Indo-Pacific lionfishes, Pterois volitans (Linnaeus, 1758) and Pterois miles (Bennett, 1828), native to the Pacific and Indian Oceans, respectively, were first observed in the western Atlantic off Florida in 1985. They have since spread and are established throughout the broader Caribbean region. Despite potentially devastating ecological and economic effects, information on key life history characteristics for lionfish in the invaded range is sparse. Objectives of this study were to quantify 1) periodicity in gonad development and spawning, 2) spawning frequency, 3) batch fecundity and 4) female size at maturity for fish from Little Cayman. Calculation of gonadosomatic indices, histological and macroscopic staging of gonads, and counts of hydrated oocytes were applied to determine reproductive characteristics. Higher gonadosomatic indices were recorded for females during periods of stable warm or cool water temperatures indicating that extreme temperatures did not constrain reproduction. Histological and macroscopic staging suggested that male and female lionfish were capable of reproducing year-round. However, higher gonadosomatic indices in females, as expected before spawning, were most pronounced in March/April and August. Based on the proportion of females containing hydrated oocytes, mature lionfish had the potential to spawn every 2–3 d. Ovaries of mature females contained 1800–41945 oocytes that were hydrated in preparation for spawning, with greater numbers of oocytes in larger females. Female lionfish matured at 189–190 mm total length. Parameters estimated in this study can improve outputs from population dynamic models, which will help resource managers design removals and other efforts to control invasive lionfish.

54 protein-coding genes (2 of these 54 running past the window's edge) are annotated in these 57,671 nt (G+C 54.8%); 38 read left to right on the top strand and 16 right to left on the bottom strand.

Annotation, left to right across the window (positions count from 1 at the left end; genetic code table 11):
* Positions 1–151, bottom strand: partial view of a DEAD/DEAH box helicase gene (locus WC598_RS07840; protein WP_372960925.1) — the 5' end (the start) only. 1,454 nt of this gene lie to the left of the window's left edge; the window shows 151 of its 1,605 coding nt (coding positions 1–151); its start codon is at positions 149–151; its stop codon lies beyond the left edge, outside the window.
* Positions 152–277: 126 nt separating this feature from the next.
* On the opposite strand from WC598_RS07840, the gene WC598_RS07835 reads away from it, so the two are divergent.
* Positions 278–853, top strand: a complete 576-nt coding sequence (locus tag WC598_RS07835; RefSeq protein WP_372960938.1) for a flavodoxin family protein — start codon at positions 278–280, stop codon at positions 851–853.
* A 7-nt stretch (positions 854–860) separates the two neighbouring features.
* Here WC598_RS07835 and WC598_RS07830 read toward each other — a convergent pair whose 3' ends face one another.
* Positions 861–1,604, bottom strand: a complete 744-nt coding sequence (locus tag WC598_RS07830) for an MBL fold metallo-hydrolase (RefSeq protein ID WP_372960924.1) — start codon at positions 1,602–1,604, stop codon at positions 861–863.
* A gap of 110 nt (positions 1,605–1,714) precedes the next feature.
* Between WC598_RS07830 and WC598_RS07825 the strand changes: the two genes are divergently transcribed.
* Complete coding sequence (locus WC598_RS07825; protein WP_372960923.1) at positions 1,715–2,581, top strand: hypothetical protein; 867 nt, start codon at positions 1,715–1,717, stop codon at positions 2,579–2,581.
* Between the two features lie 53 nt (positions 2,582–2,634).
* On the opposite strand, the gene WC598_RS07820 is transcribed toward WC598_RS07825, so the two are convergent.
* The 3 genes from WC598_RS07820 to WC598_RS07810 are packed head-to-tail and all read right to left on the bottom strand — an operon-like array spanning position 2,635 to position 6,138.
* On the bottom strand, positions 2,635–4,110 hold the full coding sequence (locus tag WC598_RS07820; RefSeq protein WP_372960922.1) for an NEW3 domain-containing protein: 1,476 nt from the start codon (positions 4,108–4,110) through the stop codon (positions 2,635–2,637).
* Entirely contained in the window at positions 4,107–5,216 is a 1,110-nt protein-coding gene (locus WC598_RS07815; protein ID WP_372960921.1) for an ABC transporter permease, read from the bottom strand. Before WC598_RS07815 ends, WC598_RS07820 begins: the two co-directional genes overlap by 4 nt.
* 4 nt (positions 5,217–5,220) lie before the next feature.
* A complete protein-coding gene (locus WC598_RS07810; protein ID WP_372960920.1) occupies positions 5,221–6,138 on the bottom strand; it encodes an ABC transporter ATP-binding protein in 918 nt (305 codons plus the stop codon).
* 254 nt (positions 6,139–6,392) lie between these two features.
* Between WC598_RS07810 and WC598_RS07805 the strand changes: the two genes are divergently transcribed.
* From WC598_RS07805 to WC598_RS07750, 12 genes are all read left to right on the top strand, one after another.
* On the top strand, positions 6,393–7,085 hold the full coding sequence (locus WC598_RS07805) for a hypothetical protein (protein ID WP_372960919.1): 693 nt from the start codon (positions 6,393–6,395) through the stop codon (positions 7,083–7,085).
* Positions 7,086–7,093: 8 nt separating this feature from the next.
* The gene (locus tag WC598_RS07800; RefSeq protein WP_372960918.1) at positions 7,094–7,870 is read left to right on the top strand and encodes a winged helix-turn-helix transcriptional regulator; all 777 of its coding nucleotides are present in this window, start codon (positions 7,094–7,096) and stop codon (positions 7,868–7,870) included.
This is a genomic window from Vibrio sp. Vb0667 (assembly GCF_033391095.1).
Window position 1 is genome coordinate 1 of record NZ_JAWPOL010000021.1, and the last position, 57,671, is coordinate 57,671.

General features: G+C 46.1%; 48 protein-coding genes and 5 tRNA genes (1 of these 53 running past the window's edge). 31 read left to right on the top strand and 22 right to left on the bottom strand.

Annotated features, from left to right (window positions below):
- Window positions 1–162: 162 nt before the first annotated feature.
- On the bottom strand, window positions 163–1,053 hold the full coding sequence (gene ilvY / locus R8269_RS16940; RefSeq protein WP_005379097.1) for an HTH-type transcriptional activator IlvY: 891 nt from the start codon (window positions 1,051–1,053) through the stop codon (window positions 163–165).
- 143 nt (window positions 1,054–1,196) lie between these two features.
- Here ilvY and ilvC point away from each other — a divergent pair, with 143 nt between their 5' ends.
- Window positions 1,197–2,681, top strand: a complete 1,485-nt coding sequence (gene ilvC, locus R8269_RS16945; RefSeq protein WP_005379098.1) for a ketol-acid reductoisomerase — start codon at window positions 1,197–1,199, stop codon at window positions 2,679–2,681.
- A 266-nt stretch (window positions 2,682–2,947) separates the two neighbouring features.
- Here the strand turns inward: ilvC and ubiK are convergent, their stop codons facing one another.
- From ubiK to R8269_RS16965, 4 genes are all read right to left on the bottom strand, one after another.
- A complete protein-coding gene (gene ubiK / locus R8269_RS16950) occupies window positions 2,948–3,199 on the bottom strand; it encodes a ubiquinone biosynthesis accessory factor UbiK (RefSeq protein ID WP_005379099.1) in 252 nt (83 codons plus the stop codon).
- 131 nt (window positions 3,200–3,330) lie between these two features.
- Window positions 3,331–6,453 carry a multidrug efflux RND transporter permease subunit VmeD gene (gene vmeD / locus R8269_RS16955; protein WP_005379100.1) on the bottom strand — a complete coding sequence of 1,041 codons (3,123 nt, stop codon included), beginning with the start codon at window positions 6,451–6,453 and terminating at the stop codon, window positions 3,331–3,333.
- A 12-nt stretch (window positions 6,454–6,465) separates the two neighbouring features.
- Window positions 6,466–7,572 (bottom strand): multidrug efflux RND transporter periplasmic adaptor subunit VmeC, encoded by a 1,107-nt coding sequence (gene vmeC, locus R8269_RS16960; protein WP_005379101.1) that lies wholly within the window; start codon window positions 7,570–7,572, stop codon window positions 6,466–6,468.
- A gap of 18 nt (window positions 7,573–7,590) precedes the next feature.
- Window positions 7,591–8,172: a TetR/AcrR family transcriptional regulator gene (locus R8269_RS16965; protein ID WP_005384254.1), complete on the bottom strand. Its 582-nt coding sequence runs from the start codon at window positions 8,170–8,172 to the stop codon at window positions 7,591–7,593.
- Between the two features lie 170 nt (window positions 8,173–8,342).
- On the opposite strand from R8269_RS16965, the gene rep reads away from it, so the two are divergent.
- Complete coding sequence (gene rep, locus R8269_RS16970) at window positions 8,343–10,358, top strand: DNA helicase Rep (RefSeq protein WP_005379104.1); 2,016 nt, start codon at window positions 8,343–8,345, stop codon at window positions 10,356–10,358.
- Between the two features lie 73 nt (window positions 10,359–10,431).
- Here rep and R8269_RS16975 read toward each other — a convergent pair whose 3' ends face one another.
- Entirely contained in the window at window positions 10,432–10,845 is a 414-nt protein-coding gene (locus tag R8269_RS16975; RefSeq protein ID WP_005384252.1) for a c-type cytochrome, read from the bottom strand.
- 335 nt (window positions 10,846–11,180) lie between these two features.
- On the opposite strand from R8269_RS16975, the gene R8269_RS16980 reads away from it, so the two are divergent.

The rise in temperatures as a result of climate change will have adverse effects on various crops. Mungbean ( L.) is grown as a summer-season crop in many parts of the world. The optimum temperature for growth of mungbean is 28–30 °C; increase in temperatures above these limits, especially during reproductive growth, are expected to inhibit its potential performance. Hence a study was conducted to evaluate the effects of high temperatures (>40/25 °C; day/night) during reproductive growth on performance of mungbean and to probe the mechanisms associated with reproductive failures. Here, we tested two extra-short duration (60 days) mungbean genotypes for their response to heat stress under outdoor conditions as well as controlled environment (CE). Two mungbean cultivars (SML 832 and 668) were grown in pots at two sowing dates: (1) the normal sowing time (NS) on 30th March so that day/night temperatures during the reproductive stage were below 40/25 °C. The plants were fully irrigated during both the sowing situations to avoid any effect of drought stress. While phenology, duration of flowering, podding was not affected, there was a significant reduction in biomass (16–19%), pod set, number of filled pods (32–38%), seed number (43–47%) and seed yield (35–40%) on per plant basis due to heat stress in LS plants. This was associated with reduction in reproductive function such as pollen viability, pollen germination, pollen tube growth, pollen load and stigma receptivity in heat-stressed (HS) plants. At flowering and podding stage, stomatal conductance and photosynthetic efficiency and chlorophyll concentration were inhibited in leaves of both the genotypes under heat stress. A significant decrease was noticed in sucrose concentration in leaves and anthers along with reduction in activities of sucrose synthesising enzymes (sucrose synthase, sucrose phosphate synthase) and hydrolysing enzymes (acid invertase), which possibly was a vital reason affecting the reproductive function and yield traits. CE studies also revealed that temperatures more than 35/25 °C, especially 43/30 °C, 45/32 °C (day/night) were highly detrimental for pod set, reproductive function and yield traits for mungbean.